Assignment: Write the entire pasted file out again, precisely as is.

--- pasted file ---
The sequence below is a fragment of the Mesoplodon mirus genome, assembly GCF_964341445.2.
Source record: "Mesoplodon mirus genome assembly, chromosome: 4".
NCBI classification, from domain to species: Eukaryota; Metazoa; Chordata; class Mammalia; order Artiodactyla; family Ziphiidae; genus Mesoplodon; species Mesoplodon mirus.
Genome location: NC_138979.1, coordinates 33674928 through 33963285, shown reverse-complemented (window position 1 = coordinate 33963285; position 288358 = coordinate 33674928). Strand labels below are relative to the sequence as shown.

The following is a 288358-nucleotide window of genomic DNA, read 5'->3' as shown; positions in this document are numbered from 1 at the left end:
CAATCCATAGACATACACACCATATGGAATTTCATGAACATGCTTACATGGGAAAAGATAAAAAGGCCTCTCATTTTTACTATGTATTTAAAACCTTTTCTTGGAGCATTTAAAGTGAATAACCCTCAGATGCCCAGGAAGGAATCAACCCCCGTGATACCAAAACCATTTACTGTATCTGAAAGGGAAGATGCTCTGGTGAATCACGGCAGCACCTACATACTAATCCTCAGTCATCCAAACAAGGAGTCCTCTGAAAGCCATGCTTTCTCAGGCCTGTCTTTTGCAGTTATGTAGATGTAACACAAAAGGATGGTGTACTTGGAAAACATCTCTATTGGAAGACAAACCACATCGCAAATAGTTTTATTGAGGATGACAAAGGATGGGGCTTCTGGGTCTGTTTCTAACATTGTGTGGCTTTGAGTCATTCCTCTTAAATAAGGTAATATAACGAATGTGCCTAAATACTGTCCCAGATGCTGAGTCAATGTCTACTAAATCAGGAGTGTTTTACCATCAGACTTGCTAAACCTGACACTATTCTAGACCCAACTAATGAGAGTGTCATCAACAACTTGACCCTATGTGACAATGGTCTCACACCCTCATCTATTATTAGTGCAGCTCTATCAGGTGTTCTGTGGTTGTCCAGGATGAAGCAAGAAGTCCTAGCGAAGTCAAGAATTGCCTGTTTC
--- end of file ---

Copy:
The sequence below is a fragment of the Mesoplodon mirus genome, assembly GCF_964341445.2.
Source record: "Mesoplodon mirus genome assembly, chromosome: 4".
NCBI classification, from domain to species: Eukaryota; Metazoa; Chordata; class Mammalia; order Artiodactyla; family Ziphiidae; genus Mesoplodon; species Mesoplodon mirus.
Genome location: NC_138979.1, coordinates 33674928 through 33963285, shown reverse-complemented (window position 1 = coordinate 33963285; position 288358 = coordinate 33674928). Strand labels below are relative to the sequence as shown.

The following is a 288358-nucleotide window of genomic DNA, read 5'->3' as shown; positions in this document are numbered from 1 at the left end:
CAATCCATAGACATACACACCATATGGAATTTCATGAACATGCTTACATGGGAAAAGATAAAAAGGCCTCTCATTTTTACTATGTATTTAAAACCTTTTCTTGGAGCATTTAAAGTGAATAACCCTCAGATGCCCAGGAAGGAATCAACCCCCGTGATACCAAAACCATTTACTGTATCTGAAAGGGAAGATGCTCTGGTGAATCACGGCAGCACCTACATACTAATCCTCAGTCATCCAAACAAGGAGTCCTCTGAAAGCCATGCTTTCTCAGGCCTGTCTTTTGCAGTTATGTAGATGTAACACAAAAGGATGGTGTACTTGGAAAACATCTCTATTGGAAGACAAACCACATCGCAAATAGTTTTATTGAGGATGACAAAGGATGGGGCTTCTGGGTCTGTTTCTAACATTGTGTGGCTTTGAGTCATTCCTCTTAAATAAGGTAATATAACGAATGTGCCTAAATACTGTCCCAGATGCTGAGTCAATGTCTACTAAATCAGGAGTGTTTTACCATCAGACTTGCTAAACCTGACACTATTCTAGACCCAACTAATGAGAGTGTCATCAACAACTTGACCCTATGTGACAATGGTCTCACACCCTCATCTATTATTAGTGCAGCTCTATCAGGTGTTCTGTGGTTGTCCAGGATGAAGCAAGAAGTCCTAGCGAAGTCAAGAATTGCCTGTTTC